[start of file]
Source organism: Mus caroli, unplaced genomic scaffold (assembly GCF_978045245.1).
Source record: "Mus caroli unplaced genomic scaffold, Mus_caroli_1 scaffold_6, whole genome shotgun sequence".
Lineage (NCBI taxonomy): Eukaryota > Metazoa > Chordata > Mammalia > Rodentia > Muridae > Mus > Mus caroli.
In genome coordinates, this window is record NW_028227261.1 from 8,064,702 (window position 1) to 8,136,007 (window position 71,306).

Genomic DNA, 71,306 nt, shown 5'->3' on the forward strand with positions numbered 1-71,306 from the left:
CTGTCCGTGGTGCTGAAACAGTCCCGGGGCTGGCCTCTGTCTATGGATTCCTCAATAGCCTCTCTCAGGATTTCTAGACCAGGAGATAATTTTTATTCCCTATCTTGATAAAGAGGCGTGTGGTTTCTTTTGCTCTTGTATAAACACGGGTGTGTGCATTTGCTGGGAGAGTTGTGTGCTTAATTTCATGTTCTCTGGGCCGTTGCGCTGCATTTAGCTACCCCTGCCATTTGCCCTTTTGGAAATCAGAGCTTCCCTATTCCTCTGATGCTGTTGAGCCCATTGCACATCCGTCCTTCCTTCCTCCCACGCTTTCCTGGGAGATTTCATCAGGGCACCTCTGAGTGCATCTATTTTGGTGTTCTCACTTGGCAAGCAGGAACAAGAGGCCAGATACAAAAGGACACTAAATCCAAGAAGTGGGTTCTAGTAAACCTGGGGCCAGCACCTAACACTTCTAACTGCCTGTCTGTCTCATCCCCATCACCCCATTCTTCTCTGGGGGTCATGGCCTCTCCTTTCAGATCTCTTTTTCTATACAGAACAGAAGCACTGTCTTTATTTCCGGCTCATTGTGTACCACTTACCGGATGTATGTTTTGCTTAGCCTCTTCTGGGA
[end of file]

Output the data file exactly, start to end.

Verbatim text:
Source organism: Mus caroli, unplaced genomic scaffold (assembly GCF_978045245.1).
Source record: "Mus caroli unplaced genomic scaffold, Mus_caroli_1 scaffold_6, whole genome shotgun sequence".
Lineage (NCBI taxonomy): Eukaryota > Metazoa > Chordata > Mammalia > Rodentia > Muridae > Mus > Mus caroli.
In genome coordinates, this window is record NW_028227261.1 from 8,064,702 (window position 1) to 8,136,007 (window position 71,306).

Genomic DNA, 71,306 nt, shown 5'->3' on the forward strand with positions numbered 1-71,306 from the left:
CTGTCCGTGGTGCTGAAACAGTCCCGGGGCTGGCCTCTGTCTATGGATTCCTCAATAGCCTCTCTCAGGATTTCTAGACCAGGAGATAATTTTTATTCCCTATCTTGATAAAGAGGCGTGTGGTTTCTTTTGCTCTTGTATAAACACGGGTGTGTGCATTTGCTGGGAGAGTTGTGTGCTTAATTTCATGTTCTCTGGGCCGTTGCGCTGCATTTAGCTACCCCTGCCATTTGCCCTTTTGGAAATCAGAGCTTCCCTATTCCTCTGATGCTGTTGAGCCCATTGCACATCCGTCCTTCCTTCCTCCCACGCTTTCCTGGGAGATTTCATCAGGGCACCTCTGAGTGCATCTATTTTGGTGTTCTCACTTGGCAAGCAGGAACAAGAGGCCAGATACAAAAGGACACTAAATCCAAGAAGTGGGTTCTAGTAAACCTGGGGCCAGCACCTAACACTTCTAACTGCCTGTCTGTCTCATCCCCATCACCCCATTCTTCTCTGGGGGTCATGGCCTCTCCTTTCAGATCTCTTTTTCTATACAGAACAGAAGCACTGTCTTTATTTCCGGCTCATTGTGTACCACTTACCGGATGTATGTTTTGCTTAGCCTCTTCTGGGA